State releases schools’ test scores.
In the wake of last month’s announcement of just how few schools in the state made Adequate Yearly Progress with the federal government’s No Child Left Behind (NCLB) law, the State Department of Education released data showing how school populations and their subgroups actually performed on the reading, math and science components of the state’s end-of-grade tests for grades three through eight.
Nine schools in the city and county showed gains in the all-students reading category – most notably Chadbourn Elementary and Chadbourn Middle schools.
In meeting the requirements for NCLB, the state raised its reading proficiency target to 71.6 percent from 43.2 percent. With the exception of Boys and Girls Homes School, which is not included in the accompanying charts, every school surpassed last year’s reading target goal. However, only three schools – Columbus Charter, Evergreen Elementary and Nakina Middle – met the new target goal in the all-students category. Those three schools plus Old Dock Elementary and Williams Township schools scored higher than the state average.
Boys and Girls Homes School historically has had the lowest scores in the county due to the itinerant nature of its students who seldom stay for an entire year and who enter and/or leave the school during the year.
In the all-students math category, eight schools made gains.
Columbus Charter and Central Middle schools surpassed the new math target of 88.6 percent proficient. Eight more schools surpassed last year’s target of 77.2 percent proficient.
The best overall numbers were in science with 90 percent of Acme Delco Elementary’s students scoring proficient.
Columbus Charter scored 89.3 percent proficient in its first time with science testing.
Fourteen schools showed gains in science, most notably Guideway, Evergreen, Cerro Gordo, Chadbourn and Tabor City elementary schools.
Only one school – Chadbourn Elementary – made AYP this year and that was done with Safe Harbor, a term used to note that the school had made enough significant gains to qualify even though it fell far short of the state’s target goals in reading and math.
NCLB is an all-or-nothing program. Schools scoring in the 80s or 90s can still fail to make AYP because one or more subgroups have too many students who don’t pass the test.
The Whiteville City Schools Board of Education discussed the situation at its August meeting Monday night.
Director of Curriculum Teresa Carroll presented the results of last year’s testing, noting the subgroups that caused the individual schools that did not make AYP.
At Edgewood, the new math target of 88.6 percent proficient was not met by the all-students subgroup, which had 83.2 percent of its students proficient in that category.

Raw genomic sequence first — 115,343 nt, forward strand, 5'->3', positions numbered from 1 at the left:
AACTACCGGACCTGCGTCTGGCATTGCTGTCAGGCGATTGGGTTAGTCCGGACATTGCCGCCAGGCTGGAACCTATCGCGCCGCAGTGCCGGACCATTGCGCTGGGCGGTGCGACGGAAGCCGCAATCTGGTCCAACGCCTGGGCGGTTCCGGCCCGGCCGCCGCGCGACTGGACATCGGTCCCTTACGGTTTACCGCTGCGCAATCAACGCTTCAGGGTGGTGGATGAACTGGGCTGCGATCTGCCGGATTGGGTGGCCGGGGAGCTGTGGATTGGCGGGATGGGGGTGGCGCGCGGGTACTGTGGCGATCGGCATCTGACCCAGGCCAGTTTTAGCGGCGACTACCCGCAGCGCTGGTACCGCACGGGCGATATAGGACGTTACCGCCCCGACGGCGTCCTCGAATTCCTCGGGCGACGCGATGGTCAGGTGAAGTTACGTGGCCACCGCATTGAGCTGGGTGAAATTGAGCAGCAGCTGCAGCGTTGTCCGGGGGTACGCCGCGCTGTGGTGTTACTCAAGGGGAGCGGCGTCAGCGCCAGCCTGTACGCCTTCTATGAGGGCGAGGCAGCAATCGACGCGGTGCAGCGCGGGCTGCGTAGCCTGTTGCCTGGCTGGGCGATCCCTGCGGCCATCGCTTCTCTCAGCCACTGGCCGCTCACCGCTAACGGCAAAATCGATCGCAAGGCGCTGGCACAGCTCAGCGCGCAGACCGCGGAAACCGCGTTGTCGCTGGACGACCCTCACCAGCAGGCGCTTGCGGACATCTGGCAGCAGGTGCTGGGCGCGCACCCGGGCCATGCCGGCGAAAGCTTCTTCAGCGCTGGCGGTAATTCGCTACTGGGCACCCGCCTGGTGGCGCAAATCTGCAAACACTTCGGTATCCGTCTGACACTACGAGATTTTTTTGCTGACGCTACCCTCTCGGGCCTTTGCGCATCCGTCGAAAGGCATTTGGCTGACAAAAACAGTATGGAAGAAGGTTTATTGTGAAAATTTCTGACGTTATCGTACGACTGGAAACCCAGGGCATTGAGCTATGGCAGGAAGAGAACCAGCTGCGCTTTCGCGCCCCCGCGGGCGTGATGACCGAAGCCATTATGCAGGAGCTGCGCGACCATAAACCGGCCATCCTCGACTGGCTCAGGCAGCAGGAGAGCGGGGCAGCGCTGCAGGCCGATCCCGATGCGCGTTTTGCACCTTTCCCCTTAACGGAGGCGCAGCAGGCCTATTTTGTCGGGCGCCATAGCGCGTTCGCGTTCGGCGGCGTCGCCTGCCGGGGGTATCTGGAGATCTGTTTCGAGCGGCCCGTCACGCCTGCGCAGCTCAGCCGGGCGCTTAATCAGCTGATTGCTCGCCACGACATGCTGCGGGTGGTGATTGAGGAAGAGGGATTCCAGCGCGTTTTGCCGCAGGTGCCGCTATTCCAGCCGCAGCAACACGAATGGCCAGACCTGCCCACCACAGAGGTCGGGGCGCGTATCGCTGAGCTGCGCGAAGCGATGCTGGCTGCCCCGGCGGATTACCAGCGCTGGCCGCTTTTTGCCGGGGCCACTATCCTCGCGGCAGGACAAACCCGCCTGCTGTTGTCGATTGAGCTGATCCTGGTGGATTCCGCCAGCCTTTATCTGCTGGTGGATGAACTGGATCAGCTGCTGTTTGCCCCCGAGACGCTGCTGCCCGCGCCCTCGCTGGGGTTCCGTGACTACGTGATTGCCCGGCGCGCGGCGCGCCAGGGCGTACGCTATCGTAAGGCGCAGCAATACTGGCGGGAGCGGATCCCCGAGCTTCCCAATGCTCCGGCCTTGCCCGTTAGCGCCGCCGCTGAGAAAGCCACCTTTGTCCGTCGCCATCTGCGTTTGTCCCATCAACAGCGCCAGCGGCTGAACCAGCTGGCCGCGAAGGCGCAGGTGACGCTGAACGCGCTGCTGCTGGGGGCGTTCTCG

In reading, the subgroups that failed to make the 71.6 percent target were economically disadvantaged students (63.1 percent), students with disabilities (28.8 percent) and black students (58.1 percent).
A student can be in more than one group.
Central Middle School failed to make the math target because of students with disabilities (57.1 percent). Two groups kept it from reaching its reading target – economically disadvantaged students (59.1 percent) and black students (58.1 percent).
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Among the city and county schools, white students had the highest reading scores at Evergreen Elementary (86.1 percent), Hallsboro Middle (85.3 percent) and Central Middle (85.3 percent).
Thirteen schools surpassed the reading target of 71.6 percent proficient. Four schools scored higher than the state average for white reading students.
Black students had the highest reading scores at Columbus Charter School, which was the only school to surpass the reading target in this category.
Eight schools scored higher than the state average for black reading scores.
White students had the highest math scores at Central Middle (94.5 percent) and Evergreen Elementary (93.4 percent). Those two schools and Columbus Charter, Edgewood Elementary and Tabor City Elementary surpassed the new math target goal of 88.6 percent.
Five schools scored higher than the state average for white students in math.
Black students had the highest math scores at Columbus Charter (88.9 percent) which was the only school where black students surpassed the state’s target goal for math.
Only Columbus Charter and Central Middle (79.3 percent) schools surpassed last year’s math target of 77.2 percent proficient for black students.
Students with disabilities had the highest proficiency rate at Williams Township (48.9 percent) followed by Central Middle (40 percent) and Evergreen Elementary (39.1 percent.)
Only Williams Township was higher than the state average and no school met the reading target goal.
In math, students with disabilities had the highest proficiency rates at Williams Township (76.6 percent), Tabor City Elementary (64.1 percent) and Central Middle (62.2 percent).
No school met the math target goal in this category.
It must be noted that all students with an IQ of 55 or higher take the same end-of-grade tests.
By FULLER ROYAL
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